Thursday, September 23, 2010

Making your own lightsaber blade

After making lightsabers for a few years, I had been trying to find a ways to make them just a little better, add some flare or something to them.  After doing to surfing on the web, I came across some pictures of people making light up blades for their lightsabers.  They were using stuff called EL wire (electroluminescent wire) wrapped in a hollow clear plastic tube.  I thought the pictures looked great, so I bought everything I needed to make a blade for one of my sabers.  Got it all constructed, hooked up, looking good, turned it on and….well, it was a nice glow, but a far cry from the light blade that I was hoping for.  I had even purchased the brightest stuff I could find.  I was so disappointed that I gave up the project….until…..

One day I was introduced to the wonderful world of Luxeon LEDs after checking out some online auctions.  And being a single LED that uses 4 AAA batteries, it puts off enough power to blind a person if you look in to it, literally.  And with a low power drain, the batteries last a very long time.  So I decided to give the lightsaber blade a second try…SUCCESS!!!  It worked and it looked great.  The blade was so bright you could light up a room with it, and the colors were perfect.  So, here is a way for you to make your own lightsaber blade for a very inexpensive price compared to the ones you can buy already made and still have the same quality. 

First, this is just for the blade itself.  No lighting or electronics information in this blog, you’ll have to wait for a later blog for that info, which I will be doing very soon.  You need a hollow Polycarbonate tube about 40” or so.  Longer is fine as you can cut it down to size very easy with a hand saw or mototool with cutting disc do be the perfect size for you.  You can fine these on the internet for about $7.00 from saber supply sites all the way to plumbing, electronics and plastics suppliers.  Shipping is usually about $3.00 - $5.00 depending on where it’s from since they are very lightweight.  Next you need a rounded tip for one end as well as a little round mirror for the end (the mirror will make sense later).  You can get these kinds of things at any local craft store.  The rounded tip could be a full ball shape which you can cut in half or a half circle, which would be easier and both are gonna run you around $1.00 - $2.00 each.  The mirror pieces will come in a multi pack, which is good so you can get the perfect size, and cost about $2.00.  Last you will need clear cellophane wrapping paper and a wooden dowel rod.  You can also buy the roll of the wrap and a long dowel rod, about half the diameter of the tube, from the same craft store.  The Wrap should be about $4.00 and the rod will be about $.80.  Ok, now lets take these home and make a blade….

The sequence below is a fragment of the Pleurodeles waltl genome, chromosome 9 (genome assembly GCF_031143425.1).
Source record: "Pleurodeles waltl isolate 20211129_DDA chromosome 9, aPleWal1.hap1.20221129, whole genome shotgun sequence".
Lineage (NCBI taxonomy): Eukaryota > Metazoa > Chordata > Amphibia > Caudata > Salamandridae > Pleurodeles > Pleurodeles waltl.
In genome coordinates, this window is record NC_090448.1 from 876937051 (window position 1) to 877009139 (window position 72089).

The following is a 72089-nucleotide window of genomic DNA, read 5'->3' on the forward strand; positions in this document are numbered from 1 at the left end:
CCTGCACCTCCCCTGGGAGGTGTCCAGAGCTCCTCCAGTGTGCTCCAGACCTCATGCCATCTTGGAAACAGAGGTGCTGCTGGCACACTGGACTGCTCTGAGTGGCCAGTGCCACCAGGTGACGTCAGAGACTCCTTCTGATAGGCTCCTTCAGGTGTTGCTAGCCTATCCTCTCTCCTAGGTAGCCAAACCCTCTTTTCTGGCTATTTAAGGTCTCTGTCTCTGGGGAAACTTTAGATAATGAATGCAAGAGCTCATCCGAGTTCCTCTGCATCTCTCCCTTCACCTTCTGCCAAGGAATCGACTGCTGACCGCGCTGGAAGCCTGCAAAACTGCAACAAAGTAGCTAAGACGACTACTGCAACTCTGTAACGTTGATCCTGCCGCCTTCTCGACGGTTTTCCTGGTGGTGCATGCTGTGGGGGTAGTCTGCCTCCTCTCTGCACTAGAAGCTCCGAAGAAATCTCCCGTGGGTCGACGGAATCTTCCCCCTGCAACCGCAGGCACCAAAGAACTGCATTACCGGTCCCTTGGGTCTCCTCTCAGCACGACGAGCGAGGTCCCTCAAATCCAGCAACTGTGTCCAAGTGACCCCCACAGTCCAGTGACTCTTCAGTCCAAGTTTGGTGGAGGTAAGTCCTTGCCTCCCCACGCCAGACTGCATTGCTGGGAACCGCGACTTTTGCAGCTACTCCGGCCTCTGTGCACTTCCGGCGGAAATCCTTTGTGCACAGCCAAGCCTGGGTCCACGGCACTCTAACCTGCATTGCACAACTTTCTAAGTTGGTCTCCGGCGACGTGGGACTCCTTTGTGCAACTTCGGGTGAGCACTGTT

Tools you will need are a cutting tool such as a handsaw or a mototool (dremel type) with a cutting wheel, scissors and some epoxy.

Take your Polycarbonate tube and cut it to the length you wish to have your blade.  Try to keep the cut as straight as possible, but it does not have to be perfect. 

Next, take the pack of mirrors and find one that will just fit inside the tube with a little wiggle room.

Now, take your half round plastic ball (or cut a whole round one in half) and glue the mirror on to the flat side of it, making sure you center it and then set it aside for now. 

Now for the inside of the tube.  Take the cellophane and roll out a large section of it.  Line it up with the length of the blade and cut a piece off that is the full length of the blade and about 6’ long.  Take the dowel rod and begin to roll the wrap on to the rod, keeping it centered and lined up.  Now holding on to the wrap on the rod, slide the rod in to the blade and when it is lined up with the other side, let it go.  The wrap will unravel and lessen up and you can then slide the rod out (if you find that you don’t get quite the right look, you can always add not wrap to the inside of the first section you put in). 

Now epoxy the end with the mirror to the opposite end that you cut since it will still be perfectly flat.  Let the epoxy set and BOOM!!!!, you have a lightsaber blade! 

This is exactly how I made my blades you see in some of the videos you see here on my blog.  If you are in to making blades for more then one lightsaber, the cost will be even less per saber since some of the stuff comes in multi packs such as the mirrors and the roll of wrap (one roll of wrap should make about 10 lightsaber blades at the minimum).

I hope this has been helpful and if you have any questions or would like more information, please post a comment and I will reply to it quickly.

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